share|improve this answer
    
I needed this very program to explain the friend functions in particular. Friend classes are next topic, so I need to fix this for friend functions only. –  Raj Aug 2 '12 at 6:10
add comment

You can create a helper functor to calculate slope. This allows you to make the method of the functor a friend of the point without involving line.

class point;
class line;

struct slope {
    float operator () (const point &, const point &) const;
    float operator () (const line &) const;
};

class point {
    int x,y;
public:
    point(int a,int b) : x(a), y(b) {}
    point() {}
    friend float slope::operator ()(const point &, const point &) const;
};

class line {
    point p1,p2;
public:
    line(point a,point b) : p1(a), p2(b) {}
    float slope() { return ::slope()(*this); }
    friend float slope::operator ()(const line &) const;
};

With the implementations:

float slope::operator () (const point &p1, const point &p2) const {
    float s;
    s=((float)p2.y-p1.y)/(p2.x-p1.x);
    return s;
}

float slope::operator () (const line &l) const {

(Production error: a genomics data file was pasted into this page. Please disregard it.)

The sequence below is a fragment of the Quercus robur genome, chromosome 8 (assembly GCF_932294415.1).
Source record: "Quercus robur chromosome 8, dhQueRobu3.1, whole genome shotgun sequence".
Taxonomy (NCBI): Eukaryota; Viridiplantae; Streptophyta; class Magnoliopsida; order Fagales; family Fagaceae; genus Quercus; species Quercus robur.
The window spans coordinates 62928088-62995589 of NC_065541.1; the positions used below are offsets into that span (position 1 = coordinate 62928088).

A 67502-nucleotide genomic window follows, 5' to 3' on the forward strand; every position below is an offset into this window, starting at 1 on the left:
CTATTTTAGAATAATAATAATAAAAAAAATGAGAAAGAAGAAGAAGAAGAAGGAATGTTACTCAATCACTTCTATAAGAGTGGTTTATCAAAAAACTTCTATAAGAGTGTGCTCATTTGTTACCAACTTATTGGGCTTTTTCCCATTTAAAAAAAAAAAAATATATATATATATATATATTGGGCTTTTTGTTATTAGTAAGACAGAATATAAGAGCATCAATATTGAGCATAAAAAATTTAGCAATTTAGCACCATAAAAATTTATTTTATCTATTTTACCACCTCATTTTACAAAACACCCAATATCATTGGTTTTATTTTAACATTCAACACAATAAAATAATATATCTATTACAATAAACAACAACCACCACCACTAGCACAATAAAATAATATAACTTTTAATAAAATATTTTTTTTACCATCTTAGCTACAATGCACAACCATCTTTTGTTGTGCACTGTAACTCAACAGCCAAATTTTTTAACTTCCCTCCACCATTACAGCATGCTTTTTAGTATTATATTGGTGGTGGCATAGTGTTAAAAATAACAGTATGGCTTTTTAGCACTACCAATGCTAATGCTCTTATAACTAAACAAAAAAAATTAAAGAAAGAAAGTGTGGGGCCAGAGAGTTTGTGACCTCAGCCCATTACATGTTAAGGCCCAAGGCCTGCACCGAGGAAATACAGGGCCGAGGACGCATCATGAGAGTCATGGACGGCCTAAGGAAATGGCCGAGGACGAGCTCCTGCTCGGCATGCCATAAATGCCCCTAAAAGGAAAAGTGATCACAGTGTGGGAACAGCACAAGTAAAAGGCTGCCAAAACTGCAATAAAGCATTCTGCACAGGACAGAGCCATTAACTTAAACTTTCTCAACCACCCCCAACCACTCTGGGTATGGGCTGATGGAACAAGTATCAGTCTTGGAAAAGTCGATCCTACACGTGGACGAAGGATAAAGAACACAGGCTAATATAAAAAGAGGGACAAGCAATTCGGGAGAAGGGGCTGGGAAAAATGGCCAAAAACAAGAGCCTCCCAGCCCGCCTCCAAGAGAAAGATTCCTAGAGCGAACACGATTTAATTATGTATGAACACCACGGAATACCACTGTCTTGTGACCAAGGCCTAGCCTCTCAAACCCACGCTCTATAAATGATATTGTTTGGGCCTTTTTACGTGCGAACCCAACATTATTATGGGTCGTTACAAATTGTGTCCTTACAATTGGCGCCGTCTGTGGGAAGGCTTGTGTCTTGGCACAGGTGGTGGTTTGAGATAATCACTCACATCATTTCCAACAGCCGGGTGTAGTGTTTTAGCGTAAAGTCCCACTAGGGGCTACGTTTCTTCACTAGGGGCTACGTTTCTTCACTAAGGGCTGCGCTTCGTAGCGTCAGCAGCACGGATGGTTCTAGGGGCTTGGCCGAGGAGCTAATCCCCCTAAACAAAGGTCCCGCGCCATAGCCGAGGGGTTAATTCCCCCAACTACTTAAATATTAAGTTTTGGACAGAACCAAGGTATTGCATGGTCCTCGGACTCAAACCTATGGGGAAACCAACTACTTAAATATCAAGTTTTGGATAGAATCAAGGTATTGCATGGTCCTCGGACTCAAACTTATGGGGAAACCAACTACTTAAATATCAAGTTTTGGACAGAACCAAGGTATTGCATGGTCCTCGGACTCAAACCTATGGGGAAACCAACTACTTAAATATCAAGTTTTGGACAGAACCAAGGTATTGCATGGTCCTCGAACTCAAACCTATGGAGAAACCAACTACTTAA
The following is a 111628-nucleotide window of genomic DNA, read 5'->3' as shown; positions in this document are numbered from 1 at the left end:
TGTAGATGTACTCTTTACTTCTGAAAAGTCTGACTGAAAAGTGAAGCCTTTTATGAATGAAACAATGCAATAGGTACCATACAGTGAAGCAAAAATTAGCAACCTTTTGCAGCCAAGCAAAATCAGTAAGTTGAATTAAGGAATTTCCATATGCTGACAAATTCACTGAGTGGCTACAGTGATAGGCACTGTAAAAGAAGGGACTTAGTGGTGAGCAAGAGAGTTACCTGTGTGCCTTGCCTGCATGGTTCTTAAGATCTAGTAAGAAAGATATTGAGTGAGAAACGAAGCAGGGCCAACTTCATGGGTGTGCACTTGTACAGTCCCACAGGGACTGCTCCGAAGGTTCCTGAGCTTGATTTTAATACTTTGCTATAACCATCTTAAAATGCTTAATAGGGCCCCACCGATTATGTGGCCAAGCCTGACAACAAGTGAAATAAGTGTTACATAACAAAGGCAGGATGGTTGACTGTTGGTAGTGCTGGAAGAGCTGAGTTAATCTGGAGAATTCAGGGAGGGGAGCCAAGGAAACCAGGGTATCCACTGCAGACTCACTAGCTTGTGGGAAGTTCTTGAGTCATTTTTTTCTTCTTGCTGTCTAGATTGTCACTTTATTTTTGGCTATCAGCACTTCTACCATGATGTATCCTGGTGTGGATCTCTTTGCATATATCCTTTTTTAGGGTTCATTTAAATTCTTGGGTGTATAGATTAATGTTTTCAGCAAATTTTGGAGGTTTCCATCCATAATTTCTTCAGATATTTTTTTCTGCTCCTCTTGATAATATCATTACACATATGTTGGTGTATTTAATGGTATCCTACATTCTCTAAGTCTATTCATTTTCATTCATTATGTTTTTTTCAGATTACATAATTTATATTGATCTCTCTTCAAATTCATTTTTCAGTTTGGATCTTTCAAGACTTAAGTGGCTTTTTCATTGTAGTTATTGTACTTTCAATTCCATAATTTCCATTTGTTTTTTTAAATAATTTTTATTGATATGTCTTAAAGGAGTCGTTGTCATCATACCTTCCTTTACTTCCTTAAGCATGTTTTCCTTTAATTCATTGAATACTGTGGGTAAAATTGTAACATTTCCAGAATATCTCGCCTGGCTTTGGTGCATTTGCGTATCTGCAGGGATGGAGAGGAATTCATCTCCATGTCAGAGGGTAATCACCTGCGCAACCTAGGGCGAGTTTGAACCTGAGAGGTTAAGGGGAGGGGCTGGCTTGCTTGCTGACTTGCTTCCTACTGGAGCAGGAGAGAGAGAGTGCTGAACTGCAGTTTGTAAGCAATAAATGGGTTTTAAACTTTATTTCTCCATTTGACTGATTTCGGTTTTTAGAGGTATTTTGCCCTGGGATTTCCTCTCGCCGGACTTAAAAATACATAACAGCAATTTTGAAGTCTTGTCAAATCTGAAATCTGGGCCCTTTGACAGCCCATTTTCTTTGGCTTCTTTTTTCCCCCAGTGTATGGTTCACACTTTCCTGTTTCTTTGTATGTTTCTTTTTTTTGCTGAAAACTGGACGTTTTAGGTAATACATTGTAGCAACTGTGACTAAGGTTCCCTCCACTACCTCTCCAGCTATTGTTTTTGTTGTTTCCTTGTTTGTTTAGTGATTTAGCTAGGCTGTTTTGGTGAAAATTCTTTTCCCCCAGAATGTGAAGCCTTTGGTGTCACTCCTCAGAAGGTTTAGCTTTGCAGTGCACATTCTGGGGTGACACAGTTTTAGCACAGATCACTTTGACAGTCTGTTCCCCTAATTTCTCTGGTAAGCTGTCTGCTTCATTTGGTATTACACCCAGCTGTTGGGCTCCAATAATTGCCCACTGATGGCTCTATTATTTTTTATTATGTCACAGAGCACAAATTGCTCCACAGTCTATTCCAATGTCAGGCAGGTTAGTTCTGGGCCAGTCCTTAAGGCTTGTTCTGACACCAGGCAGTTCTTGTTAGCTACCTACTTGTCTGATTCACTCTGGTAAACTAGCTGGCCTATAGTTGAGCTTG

return (*this)(l.p1, l.p2);
}
share|improve this answer
    
Please read full question –  Luchian Grigore Aug 2 '12 at 6:21
    
@LuchianGrigore: Thanks. Edited. Regards –  jxh Aug 2 '12 at 6:29
add comment

Under normal circumstances, I would avoid using friend here at all.

Prefer to add a function to point:

float slope_to(const point& other)
{// Not checked, just translated from your implementation
    return ((float)other.y-y)/(other.x-x);
}

And implement:

float line::slope()
{
    return p1.slope_to(p2);
}

This way line doesn't care about point's implementation and will not need to be changed when you implement 3D points.


Here is a demonstration of a friend of a free function (1.):

#include <iostream>

class point
{
    int x, y;
public:
    point(int, int);
    friend std::ostream& operator <<(std::ostream& os, const point& p);
};

std::ostream& operator <<(std::ostream& os, const point& p)
{
    return os << '(' << p.x << ", " << p.y << ')';
}

point::point(int a, int b)
    :x(a)
    ,y(b)
{
}

int main()
{